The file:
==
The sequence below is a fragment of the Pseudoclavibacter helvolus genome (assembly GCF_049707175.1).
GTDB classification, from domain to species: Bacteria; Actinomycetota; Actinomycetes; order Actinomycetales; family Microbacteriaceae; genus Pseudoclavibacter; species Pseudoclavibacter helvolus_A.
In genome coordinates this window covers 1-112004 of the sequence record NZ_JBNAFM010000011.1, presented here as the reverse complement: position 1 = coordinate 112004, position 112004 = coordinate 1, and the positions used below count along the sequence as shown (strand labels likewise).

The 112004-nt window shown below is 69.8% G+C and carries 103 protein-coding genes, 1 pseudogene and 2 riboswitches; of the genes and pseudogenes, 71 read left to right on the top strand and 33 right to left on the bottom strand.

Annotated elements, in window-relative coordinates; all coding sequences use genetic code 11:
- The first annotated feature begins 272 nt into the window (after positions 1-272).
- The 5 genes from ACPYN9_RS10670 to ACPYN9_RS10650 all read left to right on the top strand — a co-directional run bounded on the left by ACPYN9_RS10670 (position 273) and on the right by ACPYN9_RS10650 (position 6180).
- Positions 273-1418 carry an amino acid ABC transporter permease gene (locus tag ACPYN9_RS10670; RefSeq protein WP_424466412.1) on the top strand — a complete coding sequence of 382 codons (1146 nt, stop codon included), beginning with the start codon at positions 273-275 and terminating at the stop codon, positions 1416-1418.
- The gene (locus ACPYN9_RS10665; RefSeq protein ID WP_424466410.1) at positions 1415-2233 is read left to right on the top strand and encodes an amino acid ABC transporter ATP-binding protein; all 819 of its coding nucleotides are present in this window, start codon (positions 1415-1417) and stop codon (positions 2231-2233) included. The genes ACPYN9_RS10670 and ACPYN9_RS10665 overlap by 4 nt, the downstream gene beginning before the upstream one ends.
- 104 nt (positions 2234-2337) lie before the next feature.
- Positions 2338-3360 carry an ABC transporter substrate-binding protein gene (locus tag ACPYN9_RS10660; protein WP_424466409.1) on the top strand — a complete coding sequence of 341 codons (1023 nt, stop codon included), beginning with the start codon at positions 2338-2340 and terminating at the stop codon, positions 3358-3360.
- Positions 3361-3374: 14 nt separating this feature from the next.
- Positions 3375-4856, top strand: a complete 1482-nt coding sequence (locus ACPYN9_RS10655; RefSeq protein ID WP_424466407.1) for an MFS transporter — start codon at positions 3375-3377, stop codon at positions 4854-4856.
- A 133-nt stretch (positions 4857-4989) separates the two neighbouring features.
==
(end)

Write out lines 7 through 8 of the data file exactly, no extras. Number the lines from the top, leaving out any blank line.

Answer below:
- The 5 genes from ACPYN9_RS10670 to ACPYN9_RS10650 all read left to right on the top strand — a co-directional run bounded on the left by ACPYN9_RS10670 (position 273) and on the right by ACPYN9_RS10650 (position 6180).
- Positions 273-1418 carry an amino acid ABC transporter permease gene (locus tag ACPYN9_RS10670; RefSeq protein WP_424466412.1) on the top strand — a complete coding sequence of 382 codons (1146 nt, stop codon included), beginning with the start codon at positions 273-275 and terminating at the stop codon, positions 1416-1418.